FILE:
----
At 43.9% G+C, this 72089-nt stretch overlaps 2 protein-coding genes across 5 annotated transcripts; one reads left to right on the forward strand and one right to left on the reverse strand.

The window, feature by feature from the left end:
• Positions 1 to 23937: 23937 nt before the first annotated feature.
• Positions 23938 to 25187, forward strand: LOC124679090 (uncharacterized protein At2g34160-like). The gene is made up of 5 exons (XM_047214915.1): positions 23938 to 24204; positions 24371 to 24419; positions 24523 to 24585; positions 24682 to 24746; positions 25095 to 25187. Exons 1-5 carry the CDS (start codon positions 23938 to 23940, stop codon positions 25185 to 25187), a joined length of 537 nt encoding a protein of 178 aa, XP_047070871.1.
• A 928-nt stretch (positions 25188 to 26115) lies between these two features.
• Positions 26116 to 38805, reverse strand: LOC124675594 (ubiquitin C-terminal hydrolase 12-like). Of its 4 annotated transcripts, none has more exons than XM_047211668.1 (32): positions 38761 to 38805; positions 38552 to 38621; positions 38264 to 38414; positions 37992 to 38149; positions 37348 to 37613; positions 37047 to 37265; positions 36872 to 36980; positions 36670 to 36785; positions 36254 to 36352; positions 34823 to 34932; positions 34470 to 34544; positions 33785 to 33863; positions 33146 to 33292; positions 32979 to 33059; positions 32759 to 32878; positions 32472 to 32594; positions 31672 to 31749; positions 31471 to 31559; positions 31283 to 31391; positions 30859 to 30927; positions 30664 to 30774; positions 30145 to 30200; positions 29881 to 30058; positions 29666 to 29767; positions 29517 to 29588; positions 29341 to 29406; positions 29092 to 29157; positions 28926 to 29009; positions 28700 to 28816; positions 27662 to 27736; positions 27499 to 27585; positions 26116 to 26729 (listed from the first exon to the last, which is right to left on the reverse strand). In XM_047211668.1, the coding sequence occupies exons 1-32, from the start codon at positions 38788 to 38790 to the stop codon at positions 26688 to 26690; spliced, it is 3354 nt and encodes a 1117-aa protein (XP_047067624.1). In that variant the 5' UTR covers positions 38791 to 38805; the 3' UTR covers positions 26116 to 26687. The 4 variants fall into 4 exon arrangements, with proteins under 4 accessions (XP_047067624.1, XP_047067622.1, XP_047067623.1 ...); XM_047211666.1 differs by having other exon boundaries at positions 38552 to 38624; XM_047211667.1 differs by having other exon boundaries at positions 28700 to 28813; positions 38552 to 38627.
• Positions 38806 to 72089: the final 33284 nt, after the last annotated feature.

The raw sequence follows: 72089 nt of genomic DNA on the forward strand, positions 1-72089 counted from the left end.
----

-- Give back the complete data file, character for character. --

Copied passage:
At 43.9% G+C, this 72089-nt stretch overlaps 2 protein-coding genes across 5 annotated transcripts; one reads left to right on the forward strand and one right to left on the reverse strand.

The window, feature by feature from the left end:
• Positions 1 to 23937: 23937 nt before the first annotated feature.
• Positions 23938 to 25187, forward strand: LOC124679090 (uncharacterized protein At2g34160-like). The gene is made up of 5 exons (XM_047214915.1): positions 23938 to 24204; positions 24371 to 24419; positions 24523 to 24585; positions 24682 to 24746; positions 25095 to 25187. Exons 1-5 carry the CDS (start codon positions 23938 to 23940, stop codon positions 25185 to 25187), a joined length of 537 nt encoding a protein of 178 aa, XP_047070871.1.
• A 928-nt stretch (positions 25188 to 26115) lies between these two features.
• Positions 26116 to 38805, reverse strand: LOC124675594 (ubiquitin C-terminal hydrolase 12-like). Of its 4 annotated transcripts, none has more exons than XM_047211668.1 (32): positions 38761 to 38805; positions 38552 to 38621; positions 38264 to 38414; positions 37992 to 38149; positions 37348 to 37613; positions 37047 to 37265; positions 36872 to 36980; positions 36670 to 36785; positions 36254 to 36352; positions 34823 to 34932; positions 34470 to 34544; positions 33785 to 33863; positions 33146 to 33292; positions 32979 to 33059; positions 32759 to 32878; positions 32472 to 32594; positions 31672 to 31749; positions 31471 to 31559; positions 31283 to 31391; positions 30859 to 30927; positions 30664 to 30774; positions 30145 to 30200; positions 29881 to 30058; positions 29666 to 29767; positions 29517 to 29588; positions 29341 to 29406; positions 29092 to 29157; positions 28926 to 29009; positions 28700 to 28816; positions 27662 to 27736; positions 27499 to 27585; positions 26116 to 26729 (listed from the first exon to the last, which is right to left on the reverse strand). In XM_047211668.1, the coding sequence occupies exons 1-32, from the start codon at positions 38788 to 38790 to the stop codon at positions 26688 to 26690; spliced, it is 3354 nt and encodes a 1117-aa protein (XP_047067624.1). In that variant the 5' UTR covers positions 38791 to 38805; the 3' UTR covers positions 26116 to 26687. The 4 variants fall into 4 exon arrangements, with proteins under 4 accessions (XP_047067624.1, XP_047067622.1, XP_047067623.1 ...); XM_047211666.1 differs by having other exon boundaries at positions 38552 to 38624; XM_047211667.1 differs by having other exon boundaries at positions 28700 to 28813; positions 38552 to 38627.
• Positions 38806 to 72089: the final 33284 nt, after the last annotated feature.

The raw sequence follows: 72089 nt of genomic DNA on the forward strand, positions 1-72089 counted from the left end.